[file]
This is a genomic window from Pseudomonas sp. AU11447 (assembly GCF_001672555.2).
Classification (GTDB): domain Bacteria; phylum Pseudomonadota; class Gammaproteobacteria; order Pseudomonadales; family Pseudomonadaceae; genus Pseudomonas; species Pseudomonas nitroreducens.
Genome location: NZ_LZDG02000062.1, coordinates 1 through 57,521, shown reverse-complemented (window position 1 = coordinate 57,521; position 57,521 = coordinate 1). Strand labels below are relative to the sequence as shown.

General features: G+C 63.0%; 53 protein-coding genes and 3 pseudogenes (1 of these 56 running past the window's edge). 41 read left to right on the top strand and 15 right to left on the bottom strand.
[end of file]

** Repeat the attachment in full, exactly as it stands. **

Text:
This is a genomic window from Pseudomonas sp. AU11447 (assembly GCF_001672555.2).
Classification (GTDB): domain Bacteria; phylum Pseudomonadota; class Gammaproteobacteria; order Pseudomonadales; family Pseudomonadaceae; genus Pseudomonas; species Pseudomonas nitroreducens.
Genome location: NZ_LZDG02000062.1, coordinates 1 through 57,521, shown reverse-complemented (window position 1 = coordinate 57,521; position 57,521 = coordinate 1). Strand labels below are relative to the sequence as shown.

General features: G+C 63.0%; 53 protein-coding genes and 3 pseudogenes (1 of these 56 running past the window's edge). 41 read left to right on the top strand and 15 right to left on the bottom strand.